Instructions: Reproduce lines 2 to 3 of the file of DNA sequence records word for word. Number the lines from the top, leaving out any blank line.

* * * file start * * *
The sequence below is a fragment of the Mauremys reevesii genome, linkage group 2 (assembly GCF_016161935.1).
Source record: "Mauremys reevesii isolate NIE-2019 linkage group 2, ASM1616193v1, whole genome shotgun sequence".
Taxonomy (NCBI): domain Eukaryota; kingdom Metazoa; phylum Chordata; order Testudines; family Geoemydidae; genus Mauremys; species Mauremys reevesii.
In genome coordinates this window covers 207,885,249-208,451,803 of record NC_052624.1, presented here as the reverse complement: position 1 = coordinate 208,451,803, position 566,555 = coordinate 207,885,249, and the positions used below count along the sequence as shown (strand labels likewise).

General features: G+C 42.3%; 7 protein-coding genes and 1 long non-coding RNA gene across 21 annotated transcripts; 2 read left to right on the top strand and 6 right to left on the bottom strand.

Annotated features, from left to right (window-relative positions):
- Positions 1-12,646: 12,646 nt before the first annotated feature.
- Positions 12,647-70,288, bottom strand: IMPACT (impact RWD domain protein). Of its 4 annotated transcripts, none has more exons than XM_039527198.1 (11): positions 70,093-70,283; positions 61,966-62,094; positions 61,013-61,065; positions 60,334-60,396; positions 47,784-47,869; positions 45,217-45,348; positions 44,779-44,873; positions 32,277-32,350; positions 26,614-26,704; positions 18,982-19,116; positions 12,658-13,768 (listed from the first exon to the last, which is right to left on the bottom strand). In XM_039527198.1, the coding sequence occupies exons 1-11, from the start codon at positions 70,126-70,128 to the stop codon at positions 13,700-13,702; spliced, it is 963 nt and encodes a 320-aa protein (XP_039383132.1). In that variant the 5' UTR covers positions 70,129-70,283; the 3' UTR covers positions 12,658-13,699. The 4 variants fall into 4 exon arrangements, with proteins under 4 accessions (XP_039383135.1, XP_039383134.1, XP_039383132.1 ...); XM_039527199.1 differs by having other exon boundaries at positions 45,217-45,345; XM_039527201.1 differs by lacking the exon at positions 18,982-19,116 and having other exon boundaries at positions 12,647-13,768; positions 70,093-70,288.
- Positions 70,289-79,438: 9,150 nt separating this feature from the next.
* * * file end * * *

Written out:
Source record: "Mauremys reevesii isolate NIE-2019 linkage group 2, ASM1616193v1, whole genome shotgun sequence".
Taxonomy (NCBI): domain Eukaryota; kingdom Metazoa; phylum Chordata; order Testudines; family Geoemydidae; genus Mauremys; species Mauremys reevesii.